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Volunteers at the heart of Saanich Marine Rescue

Sidney Marine Rescue Society coxswain Tim Sanderson races out of his seat to practice rescuing a person overboard during a drill between Sidney Spit and the Town of Sidney. - Steven Heywood/News staff
Sidney Marine Rescue Society coxswain Tim Sanderson races out of his seat to practice rescuing a person overboard during a drill between Sidney Spit and the Town of Sidney.
— image credit: Steven Heywood/News staff

When there’s trouble on the water around the Saanich Peninsula, there are volunteers waiting to spring into action to help their neighbours.

As the weather gets warm and days are bright and sunny, more and more people head out on their boats to revel in one of the region’s largest recreational activities. And with 10 marinas from Sidney to North Saanich on the east side of the Peninsula, there could be a lot of vessels on the ocean at any given time. With that many, there are bound to be some conflicts or even an accident or two.

That’s where members of the Saanich Marine Rescue Society come in.

These dedicated volunteers operate the vessel Jack Simpson out of the Canoe Cove Marina 24 hours a day, seven days a week.

“For the boater out there in distress,” says volunteer coxswain Tim Sanderson, “there’s no cost.”

Sanderson and Andrew Abel joined  crew chief  Bill Chapeskie in starting a week-long evening shift last Thursday night. They met at the unit’s ready room at Canoe Cove to get the boat and their equipment ready for the job. On each shift, day or night, a crew is on call. Many have regular jobs and all must be able to respond quickly in an emergency. Chapeskie said once a call comes in, the standard response time is 15 minutes.

Non-emergency calls will generally take longer, depending on the nature of the incident.

“Call-wise, we do just about everything,” said Chapeskie.

Everything includes assisting people with a tow when their motor goes down or something else breaks, to actual search and rescue emergencies.

“In a code three (emergency), 15 minutes to being on the water is the standard and minimum requirement for those calls,” Chapeskie said. “And call-wise, we’ve seen it all at one time or another.”

This summer has been particularly busy, he continued, as the weather has been very warm for long periods of time. He also said he thinks the economy must be doing a bit better than in recent years, which could also account for more boat owners being on the water.

All of this makes for a busy season.

The unit, Station 36 (Sidney) has already responded to many calls, the most recent of which was a collision between two boats on the evening of Sidney’s Canada Day fireworks. In that incident, said Chapeskie, two children were thrown from one vessel into the water. Their dad jumped in to save them and it was only after he succeeded that he discovered serious back injuries.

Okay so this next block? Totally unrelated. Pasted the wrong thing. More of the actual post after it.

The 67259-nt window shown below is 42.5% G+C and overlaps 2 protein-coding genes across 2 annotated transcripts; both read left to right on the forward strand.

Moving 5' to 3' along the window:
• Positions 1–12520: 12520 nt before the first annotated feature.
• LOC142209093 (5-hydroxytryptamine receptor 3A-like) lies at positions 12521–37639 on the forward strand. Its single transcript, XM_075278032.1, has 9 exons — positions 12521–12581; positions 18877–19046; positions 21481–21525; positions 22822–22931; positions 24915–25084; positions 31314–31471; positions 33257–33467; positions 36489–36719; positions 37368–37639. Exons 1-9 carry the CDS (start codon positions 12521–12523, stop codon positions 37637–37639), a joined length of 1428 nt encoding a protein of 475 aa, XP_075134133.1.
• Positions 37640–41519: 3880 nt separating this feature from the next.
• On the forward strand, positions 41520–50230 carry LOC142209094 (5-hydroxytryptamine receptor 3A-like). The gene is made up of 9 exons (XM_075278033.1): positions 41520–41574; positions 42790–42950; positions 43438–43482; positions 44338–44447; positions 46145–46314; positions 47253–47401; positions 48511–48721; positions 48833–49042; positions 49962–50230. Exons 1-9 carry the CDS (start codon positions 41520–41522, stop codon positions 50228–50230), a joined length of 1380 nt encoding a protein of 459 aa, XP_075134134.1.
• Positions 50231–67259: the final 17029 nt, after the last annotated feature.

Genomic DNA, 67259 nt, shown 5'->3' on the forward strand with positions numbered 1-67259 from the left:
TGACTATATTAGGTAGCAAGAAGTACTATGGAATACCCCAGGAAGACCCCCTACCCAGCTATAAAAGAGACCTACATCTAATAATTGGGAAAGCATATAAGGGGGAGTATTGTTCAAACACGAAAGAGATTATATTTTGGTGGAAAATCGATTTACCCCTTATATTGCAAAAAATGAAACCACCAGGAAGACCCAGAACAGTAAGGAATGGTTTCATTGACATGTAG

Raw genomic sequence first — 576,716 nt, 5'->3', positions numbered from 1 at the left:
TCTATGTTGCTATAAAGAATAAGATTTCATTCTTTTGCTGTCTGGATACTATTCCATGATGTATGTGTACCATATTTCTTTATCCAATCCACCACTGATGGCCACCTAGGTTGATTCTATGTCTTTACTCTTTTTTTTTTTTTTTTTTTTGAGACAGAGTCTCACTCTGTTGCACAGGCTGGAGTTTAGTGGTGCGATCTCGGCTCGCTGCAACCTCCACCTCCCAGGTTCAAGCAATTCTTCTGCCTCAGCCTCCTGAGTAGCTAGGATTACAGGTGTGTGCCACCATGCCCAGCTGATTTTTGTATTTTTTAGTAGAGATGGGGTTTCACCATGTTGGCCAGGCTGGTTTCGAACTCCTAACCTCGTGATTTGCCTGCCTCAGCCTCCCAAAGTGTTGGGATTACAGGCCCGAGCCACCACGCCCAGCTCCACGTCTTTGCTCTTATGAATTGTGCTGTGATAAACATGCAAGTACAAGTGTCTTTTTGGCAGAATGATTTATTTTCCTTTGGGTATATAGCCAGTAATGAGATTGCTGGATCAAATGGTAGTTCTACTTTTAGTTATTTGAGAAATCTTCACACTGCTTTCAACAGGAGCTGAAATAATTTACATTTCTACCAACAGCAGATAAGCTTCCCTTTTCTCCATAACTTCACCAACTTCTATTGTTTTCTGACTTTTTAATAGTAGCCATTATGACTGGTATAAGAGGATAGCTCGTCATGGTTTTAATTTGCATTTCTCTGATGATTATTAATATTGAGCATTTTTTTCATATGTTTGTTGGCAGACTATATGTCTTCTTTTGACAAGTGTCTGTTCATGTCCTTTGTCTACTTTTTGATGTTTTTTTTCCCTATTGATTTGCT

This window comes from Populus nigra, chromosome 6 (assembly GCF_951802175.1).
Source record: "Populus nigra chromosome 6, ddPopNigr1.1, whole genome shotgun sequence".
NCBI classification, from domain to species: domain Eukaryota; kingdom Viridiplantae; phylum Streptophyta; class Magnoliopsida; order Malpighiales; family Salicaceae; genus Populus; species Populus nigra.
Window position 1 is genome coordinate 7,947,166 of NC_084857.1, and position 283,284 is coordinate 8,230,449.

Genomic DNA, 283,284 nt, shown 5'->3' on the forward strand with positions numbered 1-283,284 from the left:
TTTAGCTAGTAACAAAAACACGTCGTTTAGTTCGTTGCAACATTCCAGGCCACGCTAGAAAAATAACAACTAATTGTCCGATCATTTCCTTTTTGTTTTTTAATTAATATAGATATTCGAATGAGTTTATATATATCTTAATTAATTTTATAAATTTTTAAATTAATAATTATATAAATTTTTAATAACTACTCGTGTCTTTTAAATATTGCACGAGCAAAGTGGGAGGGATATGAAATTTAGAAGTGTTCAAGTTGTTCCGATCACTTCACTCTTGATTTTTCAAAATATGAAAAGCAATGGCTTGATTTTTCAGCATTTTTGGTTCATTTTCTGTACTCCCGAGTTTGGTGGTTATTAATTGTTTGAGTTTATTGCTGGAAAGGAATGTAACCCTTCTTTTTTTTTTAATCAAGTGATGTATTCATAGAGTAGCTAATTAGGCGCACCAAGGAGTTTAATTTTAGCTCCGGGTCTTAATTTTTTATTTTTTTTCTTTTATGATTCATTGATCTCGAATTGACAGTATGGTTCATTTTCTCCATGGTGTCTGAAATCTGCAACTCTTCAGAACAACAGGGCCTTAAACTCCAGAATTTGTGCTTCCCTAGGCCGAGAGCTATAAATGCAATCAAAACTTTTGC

Later, a boat was discovered plying local waters without a skipper. A rescue operation was in the early stages when members of the volunteer crew on duty managed to track down the owner, who has failed to tie it securely before falling asleep.

Being able to respond to these and other kinds of calls requires a lot of training. When someone joins their local Marine Rescue Society (there are others in the region, including Brentwood Bay, Oak Bay, Victoria and Esquimalt), Chapeskie said they are given instruction in everything. That includes how to operate the boat, radio and communications procedures, first aid, navigation and much more.

“This work requires specialized courses,” said Chapeskie.

He noted there’s even a simulator available to search and rescue crews. It’s a vessel simulator and while located on land, its hydraulics and screens give users the sensation of being on the water.

“It gives our crews instruction into any situation, like when fog rolls in. You’re practicing for the real thing. Of course, we do that in real life as well.”

The training, Chapeskie said, helps each crew prepare a plan on how to respond in any given circumstance. This ensures the volunteers themselves are safe when they go into an emergency call.

Training also involves other agencies, from the RCMP and military search and rescue, to B.C. Ferries and other private operators. Regular inter-agency training days are held to ensure the volunteers and professionals are familiar with each other and know how to work together in large emergencies.

For volunteers with Sidney Marine Rescue Society, it can be a big commitment. And rewarding, said the crew of the Jack Simpson. Where else better, added Chapeskie, can you be on a hot, sunny day than on a boat on the water?

Currently, the Sidney station has only around 24 volunteers. For a unit that monitors marine incidents 24 hours a day, seven days a week, that can get demanding. That’s why the unit is always looking for new people who are willing to make the commitment. A typical crew, at full capacity is five or six members. These days, they have to man the boat with a minimum of three people at night and tow during the day.

Volunteers must also be willing to help out with ongoing fundraising. Chapeskie noted the unit is funded mostly by individual or corporate donations, as well as through government grants they apply for each year. Donations have ensured the crews stay afloat and have the necessary gear to help people on the water.

To learn more, or to volunteer, visit www.marinerescue.org or send an email to info@marinerescue.org.

 

editor@peninsulanewsreview.com

 

 

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